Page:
Opinion World

Kagame attributes social unrest in ‘neighbouring country’ to corrupt, selfish regime

Rwanda President Paul Kagame has said a particular neighbouring country is facing increasing social unrest because its ruling government has exploited people for a long time.

Without giving a name, Mr Kagame said in that neighbouring country, 1% of the population controls 100% of the country’s resources, leaving others to suffer.

“Countries I mentioned with problems is because they never cared for the people. It’s that burden they are struggling with. They are paying accumulated debt… Those demonstrations you are seeing is about people saying ‘. Hmm you lied to us. From the beginning, we supported you, we followed you and afterwards you abandoned us and took all the country’s resources,’” Mr Kagame said

“In that neighboring country, 1% of the population controls 99% of the population politically. Then 1% controls 100% percent of the resources and the rest follow. The demonstrators you see are people demanding what is theirs. They are saying you cheated us. Those people are used like one would use a motorbike to reach your destination. Now people are saying we refuse to carry you on our backs. You take everything and leave nothing to us,” he added.

The Rwanda president was presiding over the closing ceremony of the 12th annual forum of Unity Club Intwararumuri, an association of current and former cabinet ministers and their spouses, in Kigali last week.

It is not immediately clear what country he was referring to. However, given the past diplomatic standoffs between Uganda and Rwanda, it is believed that Mr Kagame was referring to the former.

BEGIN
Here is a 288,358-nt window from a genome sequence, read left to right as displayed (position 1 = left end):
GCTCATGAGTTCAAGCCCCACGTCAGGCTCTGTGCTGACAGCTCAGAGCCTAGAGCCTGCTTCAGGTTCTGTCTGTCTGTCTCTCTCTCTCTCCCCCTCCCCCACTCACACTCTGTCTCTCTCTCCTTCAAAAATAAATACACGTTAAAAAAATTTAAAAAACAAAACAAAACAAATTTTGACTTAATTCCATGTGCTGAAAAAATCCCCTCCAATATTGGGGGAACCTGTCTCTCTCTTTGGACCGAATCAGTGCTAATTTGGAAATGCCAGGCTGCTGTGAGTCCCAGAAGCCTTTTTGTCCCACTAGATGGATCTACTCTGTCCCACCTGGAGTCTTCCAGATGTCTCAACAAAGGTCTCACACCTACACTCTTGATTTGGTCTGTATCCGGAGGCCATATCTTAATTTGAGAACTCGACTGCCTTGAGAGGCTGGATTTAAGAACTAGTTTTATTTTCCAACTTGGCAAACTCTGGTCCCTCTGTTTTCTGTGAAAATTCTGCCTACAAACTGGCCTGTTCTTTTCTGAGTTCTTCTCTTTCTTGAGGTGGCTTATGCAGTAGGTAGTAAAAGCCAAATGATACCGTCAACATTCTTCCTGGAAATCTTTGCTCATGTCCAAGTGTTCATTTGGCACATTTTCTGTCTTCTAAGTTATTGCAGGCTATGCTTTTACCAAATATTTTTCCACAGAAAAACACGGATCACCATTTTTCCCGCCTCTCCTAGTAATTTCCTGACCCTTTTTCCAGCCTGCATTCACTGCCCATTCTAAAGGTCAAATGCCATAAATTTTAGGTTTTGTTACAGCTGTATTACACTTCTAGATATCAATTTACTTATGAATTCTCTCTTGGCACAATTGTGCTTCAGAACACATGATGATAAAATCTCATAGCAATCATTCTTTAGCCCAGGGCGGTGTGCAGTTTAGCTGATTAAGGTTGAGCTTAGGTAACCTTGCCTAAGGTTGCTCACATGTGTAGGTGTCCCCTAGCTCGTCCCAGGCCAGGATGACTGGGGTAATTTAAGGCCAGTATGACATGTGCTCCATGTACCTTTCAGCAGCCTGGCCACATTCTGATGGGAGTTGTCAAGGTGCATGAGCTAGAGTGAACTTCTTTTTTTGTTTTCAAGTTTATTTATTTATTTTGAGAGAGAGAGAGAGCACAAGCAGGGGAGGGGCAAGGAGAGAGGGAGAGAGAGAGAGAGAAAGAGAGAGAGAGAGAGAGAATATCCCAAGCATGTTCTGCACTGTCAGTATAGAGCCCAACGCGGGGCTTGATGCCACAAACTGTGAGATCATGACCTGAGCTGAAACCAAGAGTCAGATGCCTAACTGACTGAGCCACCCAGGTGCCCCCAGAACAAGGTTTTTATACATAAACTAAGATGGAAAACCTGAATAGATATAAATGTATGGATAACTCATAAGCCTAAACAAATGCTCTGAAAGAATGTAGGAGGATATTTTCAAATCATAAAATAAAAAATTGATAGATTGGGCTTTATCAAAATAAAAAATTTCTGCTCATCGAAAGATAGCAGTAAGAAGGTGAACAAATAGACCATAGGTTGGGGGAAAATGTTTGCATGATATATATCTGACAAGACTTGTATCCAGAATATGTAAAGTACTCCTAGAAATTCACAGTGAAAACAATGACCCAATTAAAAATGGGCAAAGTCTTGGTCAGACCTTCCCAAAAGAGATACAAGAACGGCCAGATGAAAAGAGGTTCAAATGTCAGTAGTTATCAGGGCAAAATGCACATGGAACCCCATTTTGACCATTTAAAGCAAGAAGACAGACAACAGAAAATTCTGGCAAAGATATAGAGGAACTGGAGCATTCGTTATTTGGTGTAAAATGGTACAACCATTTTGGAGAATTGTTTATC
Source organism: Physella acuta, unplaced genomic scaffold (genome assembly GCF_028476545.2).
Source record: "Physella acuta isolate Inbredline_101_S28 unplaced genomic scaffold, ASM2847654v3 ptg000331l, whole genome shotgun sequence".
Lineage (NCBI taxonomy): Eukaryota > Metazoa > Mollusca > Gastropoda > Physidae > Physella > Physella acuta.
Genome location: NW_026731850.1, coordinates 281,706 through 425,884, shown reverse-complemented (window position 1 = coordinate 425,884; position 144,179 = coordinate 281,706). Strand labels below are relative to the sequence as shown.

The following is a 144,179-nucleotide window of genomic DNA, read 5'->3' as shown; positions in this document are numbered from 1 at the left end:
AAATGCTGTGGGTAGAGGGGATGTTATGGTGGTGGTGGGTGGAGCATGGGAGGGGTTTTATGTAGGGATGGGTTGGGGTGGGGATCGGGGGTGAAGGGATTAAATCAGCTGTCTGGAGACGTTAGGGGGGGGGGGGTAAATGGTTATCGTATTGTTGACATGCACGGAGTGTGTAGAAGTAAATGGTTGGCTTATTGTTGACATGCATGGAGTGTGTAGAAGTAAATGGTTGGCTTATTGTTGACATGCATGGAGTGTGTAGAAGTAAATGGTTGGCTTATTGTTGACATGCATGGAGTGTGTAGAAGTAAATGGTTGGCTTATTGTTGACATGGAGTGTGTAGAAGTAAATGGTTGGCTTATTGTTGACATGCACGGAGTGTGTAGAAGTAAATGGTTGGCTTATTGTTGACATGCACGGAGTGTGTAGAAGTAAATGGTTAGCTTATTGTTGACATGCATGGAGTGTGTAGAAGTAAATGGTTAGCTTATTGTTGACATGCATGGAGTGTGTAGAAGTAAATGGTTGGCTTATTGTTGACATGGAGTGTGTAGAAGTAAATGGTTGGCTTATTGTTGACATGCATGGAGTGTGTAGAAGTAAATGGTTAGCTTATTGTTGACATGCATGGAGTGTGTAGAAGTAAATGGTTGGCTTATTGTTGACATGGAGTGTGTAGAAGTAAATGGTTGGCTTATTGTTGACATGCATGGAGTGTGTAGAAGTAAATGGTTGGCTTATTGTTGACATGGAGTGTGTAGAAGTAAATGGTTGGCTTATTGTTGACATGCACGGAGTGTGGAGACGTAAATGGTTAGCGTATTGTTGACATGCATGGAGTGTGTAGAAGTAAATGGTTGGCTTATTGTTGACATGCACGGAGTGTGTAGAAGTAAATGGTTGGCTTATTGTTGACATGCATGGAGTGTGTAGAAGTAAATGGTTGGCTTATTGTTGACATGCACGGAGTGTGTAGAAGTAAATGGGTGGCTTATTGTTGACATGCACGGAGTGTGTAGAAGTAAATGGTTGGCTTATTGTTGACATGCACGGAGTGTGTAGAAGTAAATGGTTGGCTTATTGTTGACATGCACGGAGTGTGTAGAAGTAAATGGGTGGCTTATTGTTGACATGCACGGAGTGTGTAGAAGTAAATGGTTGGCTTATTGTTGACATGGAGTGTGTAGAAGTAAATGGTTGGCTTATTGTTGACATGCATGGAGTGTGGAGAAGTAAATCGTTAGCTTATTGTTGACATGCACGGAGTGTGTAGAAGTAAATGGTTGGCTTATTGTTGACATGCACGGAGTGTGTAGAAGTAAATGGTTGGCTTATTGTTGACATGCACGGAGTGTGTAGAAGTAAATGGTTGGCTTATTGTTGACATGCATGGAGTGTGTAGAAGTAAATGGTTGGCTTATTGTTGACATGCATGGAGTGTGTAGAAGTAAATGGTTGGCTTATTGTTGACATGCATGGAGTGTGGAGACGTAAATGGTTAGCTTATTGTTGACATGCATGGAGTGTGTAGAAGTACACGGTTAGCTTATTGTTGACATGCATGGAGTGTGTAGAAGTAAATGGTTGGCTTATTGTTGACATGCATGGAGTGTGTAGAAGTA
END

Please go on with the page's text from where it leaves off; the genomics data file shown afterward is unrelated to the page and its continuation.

Currently, Uganda is struggling to suppress a protest at Makerere University, which was prompted by the 15% tuition fees increment policy.

At the 12th annual forum of Unity Club, Mr Kagame also cautioned those who attempt to destablise Rwanda, saying no one can impose their own way of doing things on Rwandans.

“Those who claim they want to fight for the country, I don’t see what they want to fight for. Their intentions are simply to destroy what we have built. What’s more interesting is that Rwandans know what they want,” he said.

Mr Kagame said that Rwandans need, among other things, security to conduct their businesses, access to electricity, healthcare services, education and the right to choose their leaders from the bottom to the top.

“Those who think they can fight to impose on Rwandans the life they want better than what Rwandans themselves want or what they have that they obtained through the right ways, you can’t win that fight,” he said.


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